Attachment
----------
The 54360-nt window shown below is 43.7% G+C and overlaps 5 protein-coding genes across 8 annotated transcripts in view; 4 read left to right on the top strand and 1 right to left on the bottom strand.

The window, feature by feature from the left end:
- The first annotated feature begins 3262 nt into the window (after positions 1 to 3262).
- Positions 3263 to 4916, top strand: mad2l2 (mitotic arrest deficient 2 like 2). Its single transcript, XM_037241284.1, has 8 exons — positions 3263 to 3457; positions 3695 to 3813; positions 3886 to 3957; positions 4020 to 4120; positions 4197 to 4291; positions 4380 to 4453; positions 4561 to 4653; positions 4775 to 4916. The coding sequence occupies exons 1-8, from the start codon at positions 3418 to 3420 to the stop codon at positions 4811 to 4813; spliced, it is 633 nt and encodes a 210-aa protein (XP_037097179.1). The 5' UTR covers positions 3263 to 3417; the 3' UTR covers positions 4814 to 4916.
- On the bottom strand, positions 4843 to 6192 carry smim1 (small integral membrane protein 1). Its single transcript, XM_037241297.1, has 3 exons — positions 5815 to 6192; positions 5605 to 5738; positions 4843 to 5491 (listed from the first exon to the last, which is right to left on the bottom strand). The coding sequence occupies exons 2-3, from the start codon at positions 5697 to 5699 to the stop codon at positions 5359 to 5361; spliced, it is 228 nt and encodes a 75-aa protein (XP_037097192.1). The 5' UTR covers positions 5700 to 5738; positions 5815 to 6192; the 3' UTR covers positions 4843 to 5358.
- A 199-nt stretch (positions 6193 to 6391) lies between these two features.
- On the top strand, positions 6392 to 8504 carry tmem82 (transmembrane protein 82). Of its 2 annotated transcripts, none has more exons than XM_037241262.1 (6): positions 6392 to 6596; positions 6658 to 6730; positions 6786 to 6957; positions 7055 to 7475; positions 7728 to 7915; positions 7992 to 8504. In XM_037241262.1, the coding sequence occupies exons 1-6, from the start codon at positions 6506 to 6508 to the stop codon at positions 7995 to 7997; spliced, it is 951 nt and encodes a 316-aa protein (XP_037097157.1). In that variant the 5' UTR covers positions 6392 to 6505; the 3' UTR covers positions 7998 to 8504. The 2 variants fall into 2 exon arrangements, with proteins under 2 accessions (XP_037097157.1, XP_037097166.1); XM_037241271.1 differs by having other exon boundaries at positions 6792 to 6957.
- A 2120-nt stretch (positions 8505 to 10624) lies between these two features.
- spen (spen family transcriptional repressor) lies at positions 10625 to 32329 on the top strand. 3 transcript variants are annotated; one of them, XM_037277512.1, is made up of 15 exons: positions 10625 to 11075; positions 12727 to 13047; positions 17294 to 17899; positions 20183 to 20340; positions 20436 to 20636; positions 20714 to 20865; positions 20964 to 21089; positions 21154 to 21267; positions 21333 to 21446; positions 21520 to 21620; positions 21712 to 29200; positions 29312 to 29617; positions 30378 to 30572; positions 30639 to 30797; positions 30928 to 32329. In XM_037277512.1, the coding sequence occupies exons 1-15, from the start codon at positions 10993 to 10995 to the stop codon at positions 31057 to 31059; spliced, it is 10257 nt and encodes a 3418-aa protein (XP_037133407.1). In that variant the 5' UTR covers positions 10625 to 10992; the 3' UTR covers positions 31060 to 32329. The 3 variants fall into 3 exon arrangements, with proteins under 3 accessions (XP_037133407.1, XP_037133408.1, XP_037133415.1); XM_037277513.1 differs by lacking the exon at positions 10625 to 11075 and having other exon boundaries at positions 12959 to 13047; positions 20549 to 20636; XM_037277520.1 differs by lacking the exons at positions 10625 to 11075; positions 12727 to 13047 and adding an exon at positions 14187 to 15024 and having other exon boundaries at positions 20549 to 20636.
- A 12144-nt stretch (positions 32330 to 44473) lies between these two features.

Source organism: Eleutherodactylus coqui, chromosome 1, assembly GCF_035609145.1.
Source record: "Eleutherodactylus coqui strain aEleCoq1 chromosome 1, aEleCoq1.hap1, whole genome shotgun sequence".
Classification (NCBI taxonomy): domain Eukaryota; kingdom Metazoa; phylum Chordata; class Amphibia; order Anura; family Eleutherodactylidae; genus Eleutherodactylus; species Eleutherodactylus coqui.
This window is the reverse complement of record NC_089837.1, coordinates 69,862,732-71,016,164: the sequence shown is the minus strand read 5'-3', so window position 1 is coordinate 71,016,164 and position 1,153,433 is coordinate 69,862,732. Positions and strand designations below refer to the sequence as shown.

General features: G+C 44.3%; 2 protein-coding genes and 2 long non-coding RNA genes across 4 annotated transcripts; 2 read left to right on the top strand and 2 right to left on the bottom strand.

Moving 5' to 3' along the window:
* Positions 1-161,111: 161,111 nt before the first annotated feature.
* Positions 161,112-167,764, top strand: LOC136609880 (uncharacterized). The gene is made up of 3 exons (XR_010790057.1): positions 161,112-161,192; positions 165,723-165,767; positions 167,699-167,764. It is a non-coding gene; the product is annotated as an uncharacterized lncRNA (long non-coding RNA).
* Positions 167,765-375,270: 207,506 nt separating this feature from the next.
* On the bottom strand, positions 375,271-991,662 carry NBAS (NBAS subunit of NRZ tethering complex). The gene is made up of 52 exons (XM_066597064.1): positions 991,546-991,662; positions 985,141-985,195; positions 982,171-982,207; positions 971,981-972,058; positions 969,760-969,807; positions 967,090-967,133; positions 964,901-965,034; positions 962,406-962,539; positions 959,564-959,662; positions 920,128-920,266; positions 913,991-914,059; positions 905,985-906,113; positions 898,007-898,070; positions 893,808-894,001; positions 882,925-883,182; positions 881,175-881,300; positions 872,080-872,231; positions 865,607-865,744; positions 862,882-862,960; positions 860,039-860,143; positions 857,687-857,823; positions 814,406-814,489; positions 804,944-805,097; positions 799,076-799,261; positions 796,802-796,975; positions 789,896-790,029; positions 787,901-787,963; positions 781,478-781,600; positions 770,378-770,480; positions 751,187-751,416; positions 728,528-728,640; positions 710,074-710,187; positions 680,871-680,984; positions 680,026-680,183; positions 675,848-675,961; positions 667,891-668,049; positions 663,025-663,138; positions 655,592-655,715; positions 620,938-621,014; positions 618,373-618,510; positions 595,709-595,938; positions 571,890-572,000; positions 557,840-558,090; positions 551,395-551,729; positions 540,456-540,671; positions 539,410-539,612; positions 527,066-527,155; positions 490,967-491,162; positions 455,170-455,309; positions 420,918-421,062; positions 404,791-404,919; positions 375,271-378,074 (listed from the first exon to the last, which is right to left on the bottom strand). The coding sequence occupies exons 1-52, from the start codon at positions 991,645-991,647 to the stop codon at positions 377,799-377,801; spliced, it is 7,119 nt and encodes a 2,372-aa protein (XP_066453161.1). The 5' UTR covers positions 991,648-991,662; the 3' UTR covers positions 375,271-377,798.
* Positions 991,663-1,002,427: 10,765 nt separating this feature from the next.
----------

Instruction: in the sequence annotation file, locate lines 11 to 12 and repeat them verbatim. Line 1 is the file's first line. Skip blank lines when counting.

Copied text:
Source organism: Eleutherodactylus coqui, chromosome 1, assembly GCF_035609145.1.
Source record: "Eleutherodactylus coqui strain aEleCoq1 chromosome 1, aEleCoq1.hap1, whole genome shotgun sequence".